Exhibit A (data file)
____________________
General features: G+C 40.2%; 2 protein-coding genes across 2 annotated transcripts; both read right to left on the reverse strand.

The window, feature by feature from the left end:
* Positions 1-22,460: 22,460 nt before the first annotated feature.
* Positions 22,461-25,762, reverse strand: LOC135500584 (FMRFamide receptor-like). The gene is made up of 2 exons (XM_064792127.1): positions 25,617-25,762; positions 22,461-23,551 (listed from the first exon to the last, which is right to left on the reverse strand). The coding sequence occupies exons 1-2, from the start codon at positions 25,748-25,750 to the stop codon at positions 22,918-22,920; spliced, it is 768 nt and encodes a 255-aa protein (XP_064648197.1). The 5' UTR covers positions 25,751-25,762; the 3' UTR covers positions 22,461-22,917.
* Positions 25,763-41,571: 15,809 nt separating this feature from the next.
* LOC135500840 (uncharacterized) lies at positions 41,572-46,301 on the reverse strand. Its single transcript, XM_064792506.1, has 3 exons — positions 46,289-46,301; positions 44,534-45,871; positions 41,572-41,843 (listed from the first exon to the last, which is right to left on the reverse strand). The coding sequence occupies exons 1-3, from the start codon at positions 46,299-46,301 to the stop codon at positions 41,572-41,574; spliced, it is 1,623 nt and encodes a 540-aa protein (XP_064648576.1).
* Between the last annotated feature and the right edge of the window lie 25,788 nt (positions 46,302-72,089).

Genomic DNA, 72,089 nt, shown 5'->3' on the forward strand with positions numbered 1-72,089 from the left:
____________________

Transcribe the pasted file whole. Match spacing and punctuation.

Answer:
General features: G+C 40.2%; 2 protein-coding genes across 2 annotated transcripts; both read right to left on the reverse strand.

The window, feature by feature from the left end:
* Positions 1-22,460: 22,460 nt before the first annotated feature.
* Positions 22,461-25,762, reverse strand: LOC135500584 (FMRFamide receptor-like). The gene is made up of 2 exons (XM_064792127.1): positions 25,617-25,762; positions 22,461-23,551 (listed from the first exon to the last, which is right to left on the reverse strand). The coding sequence occupies exons 1-2, from the start codon at positions 25,748-25,750 to the stop codon at positions 22,918-22,920; spliced, it is 768 nt and encodes a 255-aa protein (XP_064648197.1). The 5' UTR covers positions 25,751-25,762; the 3' UTR covers positions 22,461-22,917.
* Positions 25,763-41,571: 15,809 nt separating this feature from the next.
* LOC135500840 (uncharacterized) lies at positions 41,572-46,301 on the reverse strand. Its single transcript, XM_064792506.1, has 3 exons — positions 46,289-46,301; positions 44,534-45,871; positions 41,572-41,843 (listed from the first exon to the last, which is right to left on the reverse strand). The coding sequence occupies exons 1-3, from the start codon at positions 46,299-46,301 to the stop codon at positions 41,572-41,574; spliced, it is 1,623 nt and encodes a 540-aa protein (XP_064648576.1).
* Between the last annotated feature and the right edge of the window lie 25,788 nt (positions 46,302-72,089).

Genomic DNA, 72,089 nt, shown 5'->3' on the forward strand with positions numbered 1-72,089 from the left: